“Storm Center” (1956) asks the question -- what is the meaning of the phrase free public library? Bette Davis plays a widowed librarian who defends free speech against the town council, and the town, that is uncomfortable with it. We have several shots of the library where she works, on which is chiseled in stone FREE PUBLIC LIBRARY. Director Daniel Taradash wants us to remember this.
The library, by the way, is an old friend to us movie buffs. You may recognize it is the same library where Teresa Wright bolted in the night to get information from newspapers on her sinister uncle in “Shadow of a Doubt” (1943). Both movies were filmed in Santa Rosa, California.
Teresa Wright in "Shadow of a Doubt"
Another shot from "Shadow of a Doubt"
The movie starts out with a bold title sequence and music theme that, like the movie we discussed on Monday, “Trial”, seems forward-looking and carries a hint of a turmoil of the early 1960s. The title sequence is by Saul Bass, another favorite among old movie buffs.
Similar in style to the title sequence of “Vertigo” (1958), we have a face, in this case a pair of eyes superimposed over the typeface of a book. The eyes are eagerly reading the pages as if searching for some information. We hear the ominous sound of the kettle drum and soon the words and the blinking eyes are enveloped in flames. It is a premonition of things to come.
The movie has an interesting premise. Bette Davis carries a book in her library about communism. It is a kind of manifesto on the idealized communist society. We don’t really know too much about the book, except that we are told it is propaganda. Bette Davis admits herself that it is propaganda, and she believes it is a foolish book. We are told from the beginning that she is an open-minded guardian of free speech. She keeps the book in her library not because she agrees with its premise, but because she believes it will educate that the communist way of life is unappealing, false, and inevitably strips the citizens of such a society of their freedoms.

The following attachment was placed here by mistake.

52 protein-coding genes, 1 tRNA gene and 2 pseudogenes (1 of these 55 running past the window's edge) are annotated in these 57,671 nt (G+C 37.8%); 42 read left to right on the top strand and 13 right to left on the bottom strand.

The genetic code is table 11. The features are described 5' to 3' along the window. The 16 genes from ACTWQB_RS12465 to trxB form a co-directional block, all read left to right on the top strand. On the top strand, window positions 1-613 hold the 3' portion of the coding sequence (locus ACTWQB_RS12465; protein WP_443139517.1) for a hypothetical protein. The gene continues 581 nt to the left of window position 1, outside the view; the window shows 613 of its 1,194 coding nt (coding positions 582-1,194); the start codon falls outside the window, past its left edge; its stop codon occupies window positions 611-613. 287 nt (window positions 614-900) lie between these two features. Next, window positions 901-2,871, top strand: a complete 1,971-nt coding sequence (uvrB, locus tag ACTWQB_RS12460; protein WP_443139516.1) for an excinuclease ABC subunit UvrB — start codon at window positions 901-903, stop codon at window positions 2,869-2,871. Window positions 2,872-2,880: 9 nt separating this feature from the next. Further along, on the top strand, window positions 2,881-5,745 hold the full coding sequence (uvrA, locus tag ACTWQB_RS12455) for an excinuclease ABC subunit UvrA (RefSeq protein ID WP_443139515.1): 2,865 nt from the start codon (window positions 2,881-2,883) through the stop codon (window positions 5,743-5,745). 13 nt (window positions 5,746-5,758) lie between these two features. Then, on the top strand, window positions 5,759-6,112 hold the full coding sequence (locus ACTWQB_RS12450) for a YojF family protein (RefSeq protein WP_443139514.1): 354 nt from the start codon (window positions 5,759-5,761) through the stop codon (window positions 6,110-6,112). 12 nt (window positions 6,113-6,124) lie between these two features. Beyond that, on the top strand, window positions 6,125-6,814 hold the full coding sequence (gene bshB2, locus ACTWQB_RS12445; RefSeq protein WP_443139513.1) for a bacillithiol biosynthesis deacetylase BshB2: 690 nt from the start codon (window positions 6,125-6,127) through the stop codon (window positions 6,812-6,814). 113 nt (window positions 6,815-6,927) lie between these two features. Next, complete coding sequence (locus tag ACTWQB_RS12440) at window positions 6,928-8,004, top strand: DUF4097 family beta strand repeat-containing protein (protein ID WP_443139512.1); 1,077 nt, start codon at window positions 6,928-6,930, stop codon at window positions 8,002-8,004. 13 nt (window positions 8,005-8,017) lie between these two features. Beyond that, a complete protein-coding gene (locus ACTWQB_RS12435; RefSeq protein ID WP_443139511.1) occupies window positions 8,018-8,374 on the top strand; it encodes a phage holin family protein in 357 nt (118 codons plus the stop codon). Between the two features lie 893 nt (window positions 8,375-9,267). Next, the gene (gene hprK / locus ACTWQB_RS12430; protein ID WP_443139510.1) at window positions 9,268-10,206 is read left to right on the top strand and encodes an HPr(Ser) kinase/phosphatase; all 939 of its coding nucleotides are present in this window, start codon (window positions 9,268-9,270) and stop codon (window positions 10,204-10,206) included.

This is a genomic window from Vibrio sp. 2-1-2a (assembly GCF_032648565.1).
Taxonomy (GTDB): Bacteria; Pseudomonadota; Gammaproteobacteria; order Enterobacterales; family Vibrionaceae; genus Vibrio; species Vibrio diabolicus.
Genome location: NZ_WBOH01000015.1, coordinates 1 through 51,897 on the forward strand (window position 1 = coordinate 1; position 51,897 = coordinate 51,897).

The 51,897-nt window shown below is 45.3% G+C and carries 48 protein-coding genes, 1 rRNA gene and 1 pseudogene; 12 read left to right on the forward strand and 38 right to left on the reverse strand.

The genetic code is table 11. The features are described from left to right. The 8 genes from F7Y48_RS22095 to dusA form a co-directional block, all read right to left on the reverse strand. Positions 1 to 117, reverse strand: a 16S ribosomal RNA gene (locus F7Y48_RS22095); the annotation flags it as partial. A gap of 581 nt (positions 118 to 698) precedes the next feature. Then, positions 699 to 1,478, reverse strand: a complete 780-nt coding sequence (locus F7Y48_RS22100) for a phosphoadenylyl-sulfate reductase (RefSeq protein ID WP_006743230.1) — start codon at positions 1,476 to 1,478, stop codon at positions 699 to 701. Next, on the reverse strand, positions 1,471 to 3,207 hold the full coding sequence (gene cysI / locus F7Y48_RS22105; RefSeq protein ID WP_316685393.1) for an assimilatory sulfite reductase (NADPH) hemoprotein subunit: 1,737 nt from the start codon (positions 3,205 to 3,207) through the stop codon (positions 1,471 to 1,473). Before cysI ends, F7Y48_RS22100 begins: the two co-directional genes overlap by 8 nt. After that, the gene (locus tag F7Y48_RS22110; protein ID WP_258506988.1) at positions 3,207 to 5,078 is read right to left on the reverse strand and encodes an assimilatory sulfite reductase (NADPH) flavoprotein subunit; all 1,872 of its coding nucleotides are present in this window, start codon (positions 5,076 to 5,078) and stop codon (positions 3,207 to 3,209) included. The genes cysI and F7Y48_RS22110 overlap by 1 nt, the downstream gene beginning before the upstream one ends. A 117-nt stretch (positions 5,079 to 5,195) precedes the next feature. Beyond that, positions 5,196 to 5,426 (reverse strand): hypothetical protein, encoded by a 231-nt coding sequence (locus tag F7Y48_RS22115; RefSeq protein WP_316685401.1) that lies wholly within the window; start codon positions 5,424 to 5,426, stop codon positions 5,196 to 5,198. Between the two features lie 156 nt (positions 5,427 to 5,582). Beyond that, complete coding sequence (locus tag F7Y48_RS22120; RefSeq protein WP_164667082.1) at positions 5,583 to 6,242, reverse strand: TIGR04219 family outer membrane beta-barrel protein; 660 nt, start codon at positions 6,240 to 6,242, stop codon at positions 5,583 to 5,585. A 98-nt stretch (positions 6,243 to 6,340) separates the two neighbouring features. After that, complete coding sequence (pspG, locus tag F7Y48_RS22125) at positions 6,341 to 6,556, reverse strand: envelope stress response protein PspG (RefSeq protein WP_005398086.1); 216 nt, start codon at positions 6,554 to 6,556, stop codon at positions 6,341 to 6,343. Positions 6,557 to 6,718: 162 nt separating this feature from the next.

The film wants the viewer to know this right off about her to have no doubts about her sincerity (or her being a nice person), and the film is not very subtle in pointing out who the good guys are and who the bad guys are. The film’s chief problem is its lack of subtlety. The other problem is that the movie was not made earlier. As noted in Monday’s post, by 1956, the worst years of the communist witch hunts both in Hollywood and in America had begun to fade by this time, when people began to wise up that repression is repression whether its imposed on us from other nations or home-grown. It would have been better had this movie been made in 1950, that certainly would have been a bold move. Hollywood is famous for concocting films as an afterthought.
Bette Davis’ work in this film is interesting in two respects. First, we see again her admirable willingness to work as a character actor. She found character parts far more interesting and this probably gave longevity to her career. On the other hand, this is one movie where Bette Davis performs at her most heavily mannered. Her prim and proper intonation becomes somewhat grating after a while. I think her finest scene in this film is towards the end where she breaks down under the heartbreak of having lost the affection of the town’s children.
Her character has been widowed many years. She lost her husband early in their marriage when he was killed in World War I. She never remarried, she never had children. We are meant to see that the kids in town, on whom she dotes, are like her surrogate children. When the children follow their parents’ example and shun Miss Davis, she falls apart. It gives the film a needed human touch to it, because for most of the time we are dealing with very intellectual matters. Freedom of speech, civil liberties, repression, and taking a stand politically is often based on airy notions rather than gut wrenching and heartfelt responses to a social issue. Her emotional scene here reminds us that she is not just an intellectual middle-aged woman fighting for some intangible believe like freedom of speech; she’s a lonely woman who lived for her town and is now an abandoned by it.
Another nice scene, very brief, is when she is discussing her plans for a new children’s wing for the library with Paul Kelly, who is a local judge and a longtime friend. We last saw Kelly in “Split Second” in this post. Kelly often played villains but in this film he plays a man on the fence, a decent man who was caught in the spokes of a wheel being turned by others. They stand together in the stacks, (for anyone who has never worked in a library, the stacks are the rows of bookshelves) and as he talks she stands behind him and picks lint off his shoulders. It is a nice homey touch.